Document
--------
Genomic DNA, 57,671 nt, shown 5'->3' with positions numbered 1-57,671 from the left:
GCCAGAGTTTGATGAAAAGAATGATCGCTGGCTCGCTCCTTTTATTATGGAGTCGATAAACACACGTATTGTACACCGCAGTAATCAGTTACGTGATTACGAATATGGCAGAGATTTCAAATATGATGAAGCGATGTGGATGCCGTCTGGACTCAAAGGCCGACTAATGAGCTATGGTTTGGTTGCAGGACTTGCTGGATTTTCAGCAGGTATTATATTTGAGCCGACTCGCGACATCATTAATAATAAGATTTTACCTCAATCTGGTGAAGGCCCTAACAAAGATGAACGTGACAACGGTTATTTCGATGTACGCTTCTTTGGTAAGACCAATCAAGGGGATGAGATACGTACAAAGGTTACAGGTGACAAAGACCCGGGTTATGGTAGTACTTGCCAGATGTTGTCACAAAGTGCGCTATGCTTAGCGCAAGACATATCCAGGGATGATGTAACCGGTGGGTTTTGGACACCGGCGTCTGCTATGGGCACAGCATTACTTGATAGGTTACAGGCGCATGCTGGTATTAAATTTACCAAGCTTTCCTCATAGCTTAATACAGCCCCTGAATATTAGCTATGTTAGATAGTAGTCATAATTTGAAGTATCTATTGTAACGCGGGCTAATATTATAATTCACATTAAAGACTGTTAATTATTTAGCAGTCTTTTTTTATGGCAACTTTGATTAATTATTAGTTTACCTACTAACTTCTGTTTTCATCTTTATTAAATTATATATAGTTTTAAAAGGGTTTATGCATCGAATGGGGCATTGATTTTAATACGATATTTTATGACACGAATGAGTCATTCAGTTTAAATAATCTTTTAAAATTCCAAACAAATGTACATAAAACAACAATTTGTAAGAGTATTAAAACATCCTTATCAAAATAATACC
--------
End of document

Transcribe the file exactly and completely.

Genomic DNA, 57,671 nt, shown 5'->3' with positions numbered 1-57,671 from the left:
GCCAGAGTTTGATGAAAAGAATGATCGCTGGCTCGCTCCTTTTATTATGGAGTCGATAAACACACGTATTGTACACCGCAGTAATCAGTTACGTGATTACGAATATGGCAGAGATTTCAAATATGATGAAGCGATGTGGATGCCGTCTGGACTCAAAGGCCGACTAATGAGCTATGGTTTGGTTGCAGGACTTGCTGGATTTTCAGCAGGTATTATATTTGAGCCGACTCGCGACATCATTAATAATAAGATTTTACCTCAATCTGGTGAAGGCCCTAACAAAGATGAACGTGACAACGGTTATTTCGATGTACGCTTCTTTGGTAAGACCAATCAAGGGGATGAGATACGTACAAAGGTTACAGGTGACAAAGACCCGGGTTATGGTAGTACTTGCCAGATGTTGTCACAAAGTGCGCTATGCTTAGCGCAAGACATATCCAGGGATGATGTAACCGGTGGGTTTTGGACACCGGCGTCTGCTATGGGCACAGCATTACTTGATAGGTTACAGGCGCATGCTGGTATTAAATTTACCAAGCTTTCCTCATAGCTTAATACAGCCCCTGAATATTAGCTATGTTAGATAGTAGTCATAATTTGAAGTATCTATTGTAACGCGGGCTAATATTATAATTCACATTAAAGACTGTTAATTATTTAGCAGTCTTTTTTTATGGCAACTTTGATTAATTATTAGTTTACCTACTAACTTCTGTTTTCATCTTTATTAAATTATATATAGTTTTAAAAGGGTTTATGCATCGAATGGGGCATTGATTTTAATACGATATTTTATGACACGAATGAGTCATTCAGTTTAAATAATCTTTTAAAATTCCAAACAAATGTACATAAAACAACAATTTGTAAGAGTATTAAAACATCCTTATCAAAATAATACC